So the 12V battery is roughly +4 years old now.

I have the suspect 12V battery at my home and I clean it up and check the water levels in the battery. Everything appears to fine, didn't see any cracks or damage on the battery visually anyway.
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I top off the battery again to 14.4V so I can take it around town and have it tested at a couple of shops and battery stores.
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My first stop was O'Reilly Auto Parts. They have a large machine that can print out test receipts, so they put that tiny battery (relative to how large the machine was, it looks like it could test batteries the size of a person :D) They input in the CCA rating for the battery (410 CCA) and do (2) back to back test because I asked them too. ;)
The battery passes as good. I did notice during the test that the battery voltage dropped to 9V during the test, but I seem to remember that putting a SLA through a high load test like this will result in large voltage sag so usually normal.
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Next I move on to Batteries Plus to see what their 12V mobile testing device shows. The print outs for it were not working, so the guy was nice enough to let me take a picture of the results. It passes as good again, but I did notice that it was not able to reach the max 410 cranking amps during the test. I noticed this as O'Reilly Auto Parts as well. 377 cranking amps isn't bad, it's still around +91% of the original rating. For all intents and purposes, this 12V SLA appears to be fine for its age. I'm sure it would be able to crank up an ICE vehicle just as easily. The final test will be the long and boring capacity test. So I have the battery on the charger again and waiting for it to reach full charge before I start this long test.
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More to follow in 20 hours or less, depending on how long the battery lives. :devilish:
 
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I'd love to ask Nissan, what the heck is wrong with a foot operated E brake? Simple, effective, only drawback is the cables can rust, but tend not to if used on a regular basis.
I said the same thing because my 2013 had the foot brake that never had any issues. When I moved to the 2020 I thought of the e-brake as kind of "gimmicky" and my initial thoughts were "well this e-brake thing will probably fail in a few years" but surprisingly after so much constant use, it still works without any issues. It is convenient in that if I'm parked on a steep hill and I need to reverse up it, I just apply some power and it automatically disengages and then the motor can take over to move the Leaf. I am kind of spoiled by that feature now (works in forward too). :cool:
 
My mind is not what it used to be, but from what I remember, to pass a carbon pile test it shouldn't dip below nine volts.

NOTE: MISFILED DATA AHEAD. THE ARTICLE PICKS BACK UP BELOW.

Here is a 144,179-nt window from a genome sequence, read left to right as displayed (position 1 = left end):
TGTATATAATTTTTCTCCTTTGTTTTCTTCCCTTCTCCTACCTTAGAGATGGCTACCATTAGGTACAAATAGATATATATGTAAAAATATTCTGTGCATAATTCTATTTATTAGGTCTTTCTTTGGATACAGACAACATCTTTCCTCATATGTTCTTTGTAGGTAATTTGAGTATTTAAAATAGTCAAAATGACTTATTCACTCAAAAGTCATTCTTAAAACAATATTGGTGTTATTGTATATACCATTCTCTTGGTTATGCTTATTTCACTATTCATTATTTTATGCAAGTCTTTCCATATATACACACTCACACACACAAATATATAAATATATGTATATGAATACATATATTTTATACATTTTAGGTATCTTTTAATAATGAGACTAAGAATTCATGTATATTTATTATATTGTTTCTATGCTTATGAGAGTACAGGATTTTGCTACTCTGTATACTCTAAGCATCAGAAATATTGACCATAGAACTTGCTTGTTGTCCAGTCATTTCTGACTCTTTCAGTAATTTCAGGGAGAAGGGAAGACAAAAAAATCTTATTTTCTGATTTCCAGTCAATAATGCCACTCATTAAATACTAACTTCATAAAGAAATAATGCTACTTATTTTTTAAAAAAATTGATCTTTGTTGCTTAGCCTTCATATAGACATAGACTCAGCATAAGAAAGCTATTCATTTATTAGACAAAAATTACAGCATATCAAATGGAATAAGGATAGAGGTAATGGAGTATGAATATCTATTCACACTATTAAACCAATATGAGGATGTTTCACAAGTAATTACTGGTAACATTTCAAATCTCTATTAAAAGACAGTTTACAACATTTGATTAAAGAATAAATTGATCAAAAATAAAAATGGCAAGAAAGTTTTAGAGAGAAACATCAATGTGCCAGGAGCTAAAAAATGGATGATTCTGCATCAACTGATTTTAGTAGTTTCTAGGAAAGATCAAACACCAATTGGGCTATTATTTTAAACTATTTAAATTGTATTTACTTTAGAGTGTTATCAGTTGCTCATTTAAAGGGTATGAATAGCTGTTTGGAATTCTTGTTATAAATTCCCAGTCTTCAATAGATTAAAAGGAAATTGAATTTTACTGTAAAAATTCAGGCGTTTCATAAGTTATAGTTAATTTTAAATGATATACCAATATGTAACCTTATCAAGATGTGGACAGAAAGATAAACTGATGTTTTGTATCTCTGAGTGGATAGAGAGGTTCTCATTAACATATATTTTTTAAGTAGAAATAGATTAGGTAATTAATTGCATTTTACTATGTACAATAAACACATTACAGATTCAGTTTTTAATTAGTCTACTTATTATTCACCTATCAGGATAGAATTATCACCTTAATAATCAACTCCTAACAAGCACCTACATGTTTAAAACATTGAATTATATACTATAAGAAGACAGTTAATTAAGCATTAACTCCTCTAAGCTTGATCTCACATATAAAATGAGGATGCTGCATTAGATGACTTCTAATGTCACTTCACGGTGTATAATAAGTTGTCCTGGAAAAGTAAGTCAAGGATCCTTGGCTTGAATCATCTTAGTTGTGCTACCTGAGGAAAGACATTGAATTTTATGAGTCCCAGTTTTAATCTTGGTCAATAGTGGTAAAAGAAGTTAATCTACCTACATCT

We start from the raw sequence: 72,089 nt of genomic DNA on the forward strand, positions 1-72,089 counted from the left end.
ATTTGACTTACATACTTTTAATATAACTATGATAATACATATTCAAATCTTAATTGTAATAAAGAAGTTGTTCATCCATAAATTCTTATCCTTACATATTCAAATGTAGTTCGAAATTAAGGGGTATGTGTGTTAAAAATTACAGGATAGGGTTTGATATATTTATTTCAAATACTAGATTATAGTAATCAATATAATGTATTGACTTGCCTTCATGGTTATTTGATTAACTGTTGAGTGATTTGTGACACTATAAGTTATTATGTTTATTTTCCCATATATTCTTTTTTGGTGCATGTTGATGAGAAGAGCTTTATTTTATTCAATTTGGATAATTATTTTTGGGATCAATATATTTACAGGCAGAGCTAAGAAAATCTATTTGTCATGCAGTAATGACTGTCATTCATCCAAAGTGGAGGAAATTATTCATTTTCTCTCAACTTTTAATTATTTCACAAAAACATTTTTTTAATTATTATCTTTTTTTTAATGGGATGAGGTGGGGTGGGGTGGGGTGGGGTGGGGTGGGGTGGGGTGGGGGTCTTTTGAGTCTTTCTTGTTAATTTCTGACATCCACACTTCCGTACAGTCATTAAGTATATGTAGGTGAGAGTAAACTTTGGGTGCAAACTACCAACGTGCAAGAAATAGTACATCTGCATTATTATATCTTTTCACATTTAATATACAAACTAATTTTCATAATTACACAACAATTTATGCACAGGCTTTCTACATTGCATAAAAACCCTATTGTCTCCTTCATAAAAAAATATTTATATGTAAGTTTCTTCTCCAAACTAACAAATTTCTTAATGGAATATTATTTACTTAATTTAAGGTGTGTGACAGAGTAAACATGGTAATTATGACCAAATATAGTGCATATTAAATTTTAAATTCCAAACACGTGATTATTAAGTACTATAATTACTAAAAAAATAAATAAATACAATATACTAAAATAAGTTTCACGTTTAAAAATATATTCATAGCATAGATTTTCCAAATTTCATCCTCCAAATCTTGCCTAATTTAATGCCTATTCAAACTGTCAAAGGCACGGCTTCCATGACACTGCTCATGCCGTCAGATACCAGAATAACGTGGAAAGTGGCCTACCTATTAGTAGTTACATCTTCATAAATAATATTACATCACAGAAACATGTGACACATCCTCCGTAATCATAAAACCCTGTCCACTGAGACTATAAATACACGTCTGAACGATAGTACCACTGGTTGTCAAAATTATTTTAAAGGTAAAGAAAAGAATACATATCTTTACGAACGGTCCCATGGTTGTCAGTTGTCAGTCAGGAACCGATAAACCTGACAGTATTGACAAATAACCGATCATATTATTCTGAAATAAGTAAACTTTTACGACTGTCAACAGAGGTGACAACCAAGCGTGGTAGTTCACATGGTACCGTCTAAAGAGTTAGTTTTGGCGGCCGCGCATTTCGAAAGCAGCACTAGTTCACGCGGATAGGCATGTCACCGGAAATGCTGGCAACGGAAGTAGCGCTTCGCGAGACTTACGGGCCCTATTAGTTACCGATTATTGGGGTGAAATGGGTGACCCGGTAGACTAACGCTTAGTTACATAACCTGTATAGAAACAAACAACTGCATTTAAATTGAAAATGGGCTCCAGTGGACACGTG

Given what you are finding, I would take a hard look at the DC to DC charging system on the car and make sure it is functioning as it is supposed too. To be that "dead" and still be able to kick out some amps in a load test, makes me worry something is wrong with the charging system. It could be as simple as a corroded terminal at the battery, High resistance, the current drops off quick, the Dc-DC sees that as a full battery and drops to float, and the poor battery never gets charged fully.
Unless they were using one of those meter that just checks the internal resistance and uses an algorithm to "guess" at output amps.
Given what you see so far, I'd put that battery back in a car.
I still have a carbon pile load tester, and like it a lot better than the "input your battery and WE"LL decide how to test it" type testers.
One shop I worked at had a Vat that you had to enter the VIN to test the alternator, owner couldn't understand why I wanted the old VAT back and on occasion threatened to toss is new high dollar machine in the nearest creek!
 
I'm posting this test result sooner than I expected, but here is the technical data. I first started with a fully charged battery.
To do a capacity test for a SLA, you need to convert the Amp-hours to something that can be measured. Watt hours is an easier metric to work with, so simply take nominal voltage for the battery, 12V and multiple it by the rated amp hours and you come up with (12V x 43AH) = 516 watt hours. But... this is a SLA, so you can't run a 516 watt load for an hour. SLA batteries have to be measured over a 20 hour period. Why? Well blame that on manufactures I guess. It looks more impressive to say a battery has 43 AH than to say it only has half-that if you try to use it all in an actual hour. :cautious:
So, that means we have to take the watt hours and divide that by 20 and that is the hourly load to test with; to match up with the battery specs. So, (516 / 20) = 25.8 watts per hour for 20 hours until the voltage reached the depleted state of 10V. That means I only need to create a 25.8 / 12 = 2.15 amps test load.
The closest I can get to this was to use an inverter to run a fan at a constant speed for a constant load. But, it's running a little more than needed at 2.359 amps. That shortens the 20 hour test window since I'm using more power, but I can work out the math later to determine what the "tested" capacity ended up at. So I really expected to start this and probably by tomorrow morning I would know a result. That was the plan anyway. 😏